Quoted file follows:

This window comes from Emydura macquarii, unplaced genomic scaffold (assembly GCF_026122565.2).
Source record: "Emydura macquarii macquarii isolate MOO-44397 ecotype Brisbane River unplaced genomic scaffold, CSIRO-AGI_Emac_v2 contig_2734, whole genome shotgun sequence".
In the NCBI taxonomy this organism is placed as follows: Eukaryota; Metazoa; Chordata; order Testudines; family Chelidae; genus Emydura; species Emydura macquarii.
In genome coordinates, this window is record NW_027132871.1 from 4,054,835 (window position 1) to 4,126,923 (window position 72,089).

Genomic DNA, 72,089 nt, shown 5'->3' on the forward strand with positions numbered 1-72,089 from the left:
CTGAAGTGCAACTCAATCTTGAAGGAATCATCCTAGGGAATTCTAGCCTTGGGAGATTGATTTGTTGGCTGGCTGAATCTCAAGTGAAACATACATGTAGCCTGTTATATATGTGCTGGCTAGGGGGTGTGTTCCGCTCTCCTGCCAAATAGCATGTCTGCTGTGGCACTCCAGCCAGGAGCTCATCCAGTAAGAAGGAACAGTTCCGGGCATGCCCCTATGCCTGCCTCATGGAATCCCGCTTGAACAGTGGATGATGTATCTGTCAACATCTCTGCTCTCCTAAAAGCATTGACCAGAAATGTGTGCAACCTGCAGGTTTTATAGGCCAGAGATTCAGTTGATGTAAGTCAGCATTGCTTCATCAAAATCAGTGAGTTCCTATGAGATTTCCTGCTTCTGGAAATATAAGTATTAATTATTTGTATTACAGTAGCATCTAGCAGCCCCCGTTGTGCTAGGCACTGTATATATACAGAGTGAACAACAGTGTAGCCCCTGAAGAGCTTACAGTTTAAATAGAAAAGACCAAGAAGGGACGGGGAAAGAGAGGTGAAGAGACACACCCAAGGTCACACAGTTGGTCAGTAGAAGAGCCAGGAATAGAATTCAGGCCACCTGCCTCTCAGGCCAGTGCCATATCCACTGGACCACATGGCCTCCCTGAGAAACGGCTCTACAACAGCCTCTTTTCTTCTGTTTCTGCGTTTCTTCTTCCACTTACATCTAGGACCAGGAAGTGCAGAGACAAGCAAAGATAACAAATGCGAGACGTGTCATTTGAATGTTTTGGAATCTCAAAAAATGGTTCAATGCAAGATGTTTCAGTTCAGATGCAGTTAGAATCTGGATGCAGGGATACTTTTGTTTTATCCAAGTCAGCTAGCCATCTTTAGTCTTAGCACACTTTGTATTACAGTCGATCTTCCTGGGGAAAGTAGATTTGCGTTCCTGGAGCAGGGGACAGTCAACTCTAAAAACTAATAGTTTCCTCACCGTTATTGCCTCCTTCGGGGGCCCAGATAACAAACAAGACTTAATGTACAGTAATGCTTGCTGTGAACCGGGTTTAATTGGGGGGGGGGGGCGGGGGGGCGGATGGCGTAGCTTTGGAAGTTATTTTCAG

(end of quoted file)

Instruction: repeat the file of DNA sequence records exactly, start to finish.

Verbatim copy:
This window comes from Emydura macquarii, unplaced genomic scaffold (assembly GCF_026122565.2).
Source record: "Emydura macquarii macquarii isolate MOO-44397 ecotype Brisbane River unplaced genomic scaffold, CSIRO-AGI_Emac_v2 contig_2734, whole genome shotgun sequence".
In the NCBI taxonomy this organism is placed as follows: Eukaryota; Metazoa; Chordata; order Testudines; family Chelidae; genus Emydura; species Emydura macquarii.
In genome coordinates, this window is record NW_027132871.1 from 4,054,835 (window position 1) to 4,126,923 (window position 72,089).

Genomic DNA, 72,089 nt, shown 5'->3' on the forward strand with positions numbered 1-72,089 from the left:
CTGAAGTGCAACTCAATCTTGAAGGAATCATCCTAGGGAATTCTAGCCTTGGGAGATTGATTTGTTGGCTGGCTGAATCTCAAGTGAAACATACATGTAGCCTGTTATATATGTGCTGGCTAGGGGGTGTGTTCCGCTCTCCTGCCAAATAGCATGTCTGCTGTGGCACTCCAGCCAGGAGCTCATCCAGTAAGAAGGAACAGTTCCGGGCATGCCCCTATGCCTGCCTCATGGAATCCCGCTTGAACAGTGGATGATGTATCTGTCAACATCTCTGCTCTCCTAAAAGCATTGACCAGAAATGTGTGCAACCTGCAGGTTTTATAGGCCAGAGATTCAGTTGATGTAAGTCAGCATTGCTTCATCAAAATCAGTGAGTTCCTATGAGATTTCCTGCTTCTGGAAATATAAGTATTAATTATTTGTATTACAGTAGCATCTAGCAGCCCCCGTTGTGCTAGGCACTGTATATATACAGAGTGAACAACAGTGTAGCCCCTGAAGAGCTTACAGTTTAAATAGAAAAGACCAAGAAGGGACGGGGAAAGAGAGGTGAAGAGACACACCCAAGGTCACACAGTTGGTCAGTAGAAGAGCCAGGAATAGAATTCAGGCCACCTGCCTCTCAGGCCAGTGCCATATCCACTGGACCACATGGCCTCCCTGAGAAACGGCTCTACAACAGCCTCTTTTCTTCTGTTTCTGCGTTTCTTCTTCCACTTACATCTAGGACCAGGAAGTGCAGAGACAAGCAAAGATAACAAATGCGAGACGTGTCATTTGAATGTTTTGGAATCTCAAAAAATGGTTCAATGCAAGATGTTTCAGTTCAGATGCAGTTAGAATCTGGATGCAGGGATACTTTTGTTTTATCCAAGTCAGCTAGCCATCTTTAGTCTTAGCACACTTTGTATTACAGTCGATCTTCCTGGGGAAAGTAGATTTGCGTTCCTGGAGCAGGGGACAGTCAACTCTAAAAACTAATAGTTTCCTCACCGTTATTGCCTCCTTCGGGGGCCCAGATAACAAACAAGACTTAATGTACAGTAATGCTTGCTGTGAACCGGGTTTAATTGGGGGGGGGGGGCGGGGGGGCGGATGGCGTAGCTTTGGAAGTTATTTTCAG